- Rated: Not Rated
- Run Time: 1 hours, 32 minutes
- Video: Black & White / Color
- Released: February 24, 2009
- Originally Released: 2008
- Label: New Video Group
- Encoding: Region 1 (USA & Canada)
- Aspect Ratio: Full Frame - 1.33
- Additional Release Material:
- Audio Commentary: Filmmaker
- Text/Photo Galleries:
Performers, Cast and Crew:
New York Times - 05/30/2008
"Throughout the film Mr. Dyson, its resident scientific expert, effectively translates principles of nuclear physics into layman's language."
The atomic bomb may seem an unlikely subject for an opera, but director Peter Sellars has always strayed far from the conventional. This documentary follows Sellars and composer John Adams as they embark on their ambitious collaboration, DOCTOR ATOMIC, which tells the story of physicist J. Robert Oppenheimer and one of mankind's darkest inventions.
Description by New Video Group :
The spectacular opening to Jon Else's critically acclaimed WONDERS ARE MANY - nuclear blast after blast in the desert, under the ocean, high in space - intimates what is to follow: a profound and triumphant fusing of art and science, humanity and technology, destruction and creation.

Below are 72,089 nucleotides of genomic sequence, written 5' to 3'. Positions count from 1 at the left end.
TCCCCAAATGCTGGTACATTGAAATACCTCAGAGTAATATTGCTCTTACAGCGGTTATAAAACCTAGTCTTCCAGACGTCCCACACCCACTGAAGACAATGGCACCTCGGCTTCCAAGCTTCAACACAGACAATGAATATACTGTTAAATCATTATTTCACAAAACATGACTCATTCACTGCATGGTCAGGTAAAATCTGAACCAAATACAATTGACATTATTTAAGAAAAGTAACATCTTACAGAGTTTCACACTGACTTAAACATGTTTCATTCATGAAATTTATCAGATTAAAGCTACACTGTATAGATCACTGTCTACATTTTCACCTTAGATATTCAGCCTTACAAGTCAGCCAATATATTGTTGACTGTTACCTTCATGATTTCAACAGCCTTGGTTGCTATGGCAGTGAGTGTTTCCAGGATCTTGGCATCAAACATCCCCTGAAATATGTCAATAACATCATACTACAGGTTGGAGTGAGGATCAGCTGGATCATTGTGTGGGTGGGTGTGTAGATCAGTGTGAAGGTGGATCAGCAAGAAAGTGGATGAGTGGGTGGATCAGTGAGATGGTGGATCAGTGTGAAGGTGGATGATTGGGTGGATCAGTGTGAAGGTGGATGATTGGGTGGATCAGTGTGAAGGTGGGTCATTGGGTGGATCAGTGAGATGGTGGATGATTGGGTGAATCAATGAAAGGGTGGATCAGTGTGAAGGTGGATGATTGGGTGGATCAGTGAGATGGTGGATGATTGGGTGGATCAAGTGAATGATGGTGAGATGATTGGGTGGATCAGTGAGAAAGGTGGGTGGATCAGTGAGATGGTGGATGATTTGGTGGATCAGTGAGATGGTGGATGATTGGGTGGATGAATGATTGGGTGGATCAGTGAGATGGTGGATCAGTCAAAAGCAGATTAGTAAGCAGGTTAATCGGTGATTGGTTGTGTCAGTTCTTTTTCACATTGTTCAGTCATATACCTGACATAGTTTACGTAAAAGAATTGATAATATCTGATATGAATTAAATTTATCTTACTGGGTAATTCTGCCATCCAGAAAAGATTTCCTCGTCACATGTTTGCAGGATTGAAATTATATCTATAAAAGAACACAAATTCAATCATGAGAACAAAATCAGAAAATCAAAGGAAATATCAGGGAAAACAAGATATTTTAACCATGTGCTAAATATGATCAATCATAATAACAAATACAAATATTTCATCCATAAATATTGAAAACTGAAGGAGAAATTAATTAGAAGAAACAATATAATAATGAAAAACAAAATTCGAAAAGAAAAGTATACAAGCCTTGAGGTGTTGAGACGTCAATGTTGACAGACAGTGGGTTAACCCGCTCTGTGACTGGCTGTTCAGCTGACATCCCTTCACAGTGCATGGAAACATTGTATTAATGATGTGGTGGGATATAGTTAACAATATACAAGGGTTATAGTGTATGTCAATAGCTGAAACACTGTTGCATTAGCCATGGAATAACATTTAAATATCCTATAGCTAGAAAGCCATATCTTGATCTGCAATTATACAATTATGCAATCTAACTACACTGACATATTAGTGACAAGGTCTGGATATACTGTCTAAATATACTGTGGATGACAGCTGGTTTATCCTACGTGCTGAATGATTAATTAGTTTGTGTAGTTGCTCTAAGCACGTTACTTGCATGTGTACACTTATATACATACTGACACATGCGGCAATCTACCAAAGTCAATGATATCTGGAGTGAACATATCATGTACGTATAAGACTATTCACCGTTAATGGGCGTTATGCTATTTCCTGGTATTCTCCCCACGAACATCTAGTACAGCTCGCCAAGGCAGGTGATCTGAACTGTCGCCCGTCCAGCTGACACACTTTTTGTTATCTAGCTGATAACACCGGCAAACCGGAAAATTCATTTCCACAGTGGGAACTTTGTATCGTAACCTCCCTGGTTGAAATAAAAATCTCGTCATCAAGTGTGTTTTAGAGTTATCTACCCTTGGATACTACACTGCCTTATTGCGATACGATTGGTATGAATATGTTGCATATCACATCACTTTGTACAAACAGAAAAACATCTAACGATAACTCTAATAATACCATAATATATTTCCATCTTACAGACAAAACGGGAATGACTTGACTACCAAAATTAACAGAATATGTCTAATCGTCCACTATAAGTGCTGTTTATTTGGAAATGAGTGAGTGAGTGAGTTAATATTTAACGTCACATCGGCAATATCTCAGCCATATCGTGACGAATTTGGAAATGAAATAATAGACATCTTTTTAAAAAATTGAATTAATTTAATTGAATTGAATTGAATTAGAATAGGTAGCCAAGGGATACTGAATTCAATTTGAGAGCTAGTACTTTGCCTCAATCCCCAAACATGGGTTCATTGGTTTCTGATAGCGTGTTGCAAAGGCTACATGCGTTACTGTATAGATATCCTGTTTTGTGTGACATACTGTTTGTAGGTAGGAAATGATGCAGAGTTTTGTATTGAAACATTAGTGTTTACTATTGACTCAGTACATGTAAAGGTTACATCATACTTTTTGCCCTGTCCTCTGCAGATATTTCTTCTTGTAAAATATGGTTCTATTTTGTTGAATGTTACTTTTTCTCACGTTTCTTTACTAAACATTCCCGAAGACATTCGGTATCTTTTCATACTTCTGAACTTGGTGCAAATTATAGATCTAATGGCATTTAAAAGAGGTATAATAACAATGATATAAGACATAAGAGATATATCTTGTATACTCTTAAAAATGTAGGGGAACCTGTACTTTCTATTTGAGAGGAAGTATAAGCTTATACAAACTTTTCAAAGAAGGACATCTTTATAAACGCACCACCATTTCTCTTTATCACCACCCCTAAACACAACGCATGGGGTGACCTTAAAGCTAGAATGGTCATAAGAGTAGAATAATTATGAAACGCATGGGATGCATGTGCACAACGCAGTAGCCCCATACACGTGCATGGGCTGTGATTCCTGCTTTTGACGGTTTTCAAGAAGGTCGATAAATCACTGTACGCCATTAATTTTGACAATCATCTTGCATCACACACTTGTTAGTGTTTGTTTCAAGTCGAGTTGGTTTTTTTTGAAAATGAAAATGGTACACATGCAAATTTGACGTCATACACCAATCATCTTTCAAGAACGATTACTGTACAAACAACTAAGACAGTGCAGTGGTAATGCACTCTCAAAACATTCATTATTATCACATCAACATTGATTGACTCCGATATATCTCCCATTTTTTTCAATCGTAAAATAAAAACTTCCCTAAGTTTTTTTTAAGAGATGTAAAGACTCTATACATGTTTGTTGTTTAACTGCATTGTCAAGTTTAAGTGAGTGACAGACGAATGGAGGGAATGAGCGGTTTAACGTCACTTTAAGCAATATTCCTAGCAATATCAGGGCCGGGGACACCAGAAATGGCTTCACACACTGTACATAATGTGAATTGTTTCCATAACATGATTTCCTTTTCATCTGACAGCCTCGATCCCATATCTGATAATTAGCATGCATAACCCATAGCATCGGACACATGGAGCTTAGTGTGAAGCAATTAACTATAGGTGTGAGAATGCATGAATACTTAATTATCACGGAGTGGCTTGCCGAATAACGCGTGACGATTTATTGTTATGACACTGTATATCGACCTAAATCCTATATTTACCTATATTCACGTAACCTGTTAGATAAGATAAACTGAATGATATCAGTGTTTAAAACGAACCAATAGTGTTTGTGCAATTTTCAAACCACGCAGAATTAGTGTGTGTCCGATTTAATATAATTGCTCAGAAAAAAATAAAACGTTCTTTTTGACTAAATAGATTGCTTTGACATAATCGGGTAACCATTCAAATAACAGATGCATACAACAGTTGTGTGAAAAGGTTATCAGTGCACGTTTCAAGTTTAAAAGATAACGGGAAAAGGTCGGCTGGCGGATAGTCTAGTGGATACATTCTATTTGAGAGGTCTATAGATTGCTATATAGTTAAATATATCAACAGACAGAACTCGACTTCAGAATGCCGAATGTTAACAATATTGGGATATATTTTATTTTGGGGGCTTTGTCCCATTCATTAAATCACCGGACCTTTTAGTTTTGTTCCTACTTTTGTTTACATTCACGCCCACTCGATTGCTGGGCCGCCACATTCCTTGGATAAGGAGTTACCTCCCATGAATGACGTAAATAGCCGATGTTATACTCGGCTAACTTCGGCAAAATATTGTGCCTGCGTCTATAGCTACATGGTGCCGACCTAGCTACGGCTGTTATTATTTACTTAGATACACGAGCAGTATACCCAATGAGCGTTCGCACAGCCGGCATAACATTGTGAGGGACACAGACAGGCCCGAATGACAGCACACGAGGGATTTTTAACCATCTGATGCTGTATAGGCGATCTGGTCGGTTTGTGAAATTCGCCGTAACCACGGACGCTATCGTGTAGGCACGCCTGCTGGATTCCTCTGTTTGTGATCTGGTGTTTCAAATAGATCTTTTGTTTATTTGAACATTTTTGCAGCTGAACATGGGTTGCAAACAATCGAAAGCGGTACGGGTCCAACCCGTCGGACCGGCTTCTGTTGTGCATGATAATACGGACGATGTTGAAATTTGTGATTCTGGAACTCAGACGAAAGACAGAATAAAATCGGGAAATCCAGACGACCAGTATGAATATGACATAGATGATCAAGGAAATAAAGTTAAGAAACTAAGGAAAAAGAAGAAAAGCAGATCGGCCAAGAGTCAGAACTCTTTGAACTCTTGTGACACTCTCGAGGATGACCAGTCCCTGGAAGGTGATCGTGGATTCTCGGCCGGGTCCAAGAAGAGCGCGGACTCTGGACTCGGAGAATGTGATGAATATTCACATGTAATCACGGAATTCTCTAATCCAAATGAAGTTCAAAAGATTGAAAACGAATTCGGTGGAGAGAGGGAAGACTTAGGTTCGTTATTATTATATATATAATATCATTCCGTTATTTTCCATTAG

WONDERS ARE MANY: THE MAKING OF DOCTOR ATOMIC traces a dazzling double-helix trajectory: one thread follows composer John Adams and director Peter Sellars as they work to create Doctor Atomic, the strange and beautiful opera about J. Robert Oppenheimer and the first atomic bomb; the other recounts the actual historical events that underpin the stage drama. Masterfully interwoven with recently declassified footage of nuclear testing in the deserts of the Southwest and the frenetic backstage action of the San Francisco Opera, the film creates an explosive vortex of performers and physicists, past and present, all of which is anchored by the enigmatic figure of Oppenheimer and channeled into high art by the creative power of Adams and Sellars.
A magnificent pastiche of potent elements, WONDERS ARE MANY allows us to see history - and ourselves - in a new light: we learn the humanity in science; the regret in discovery; and, unforgettably, the law that "matter can be neither created nor destroyed," but only transformed.
Behind The Scenes |
Opera Singing |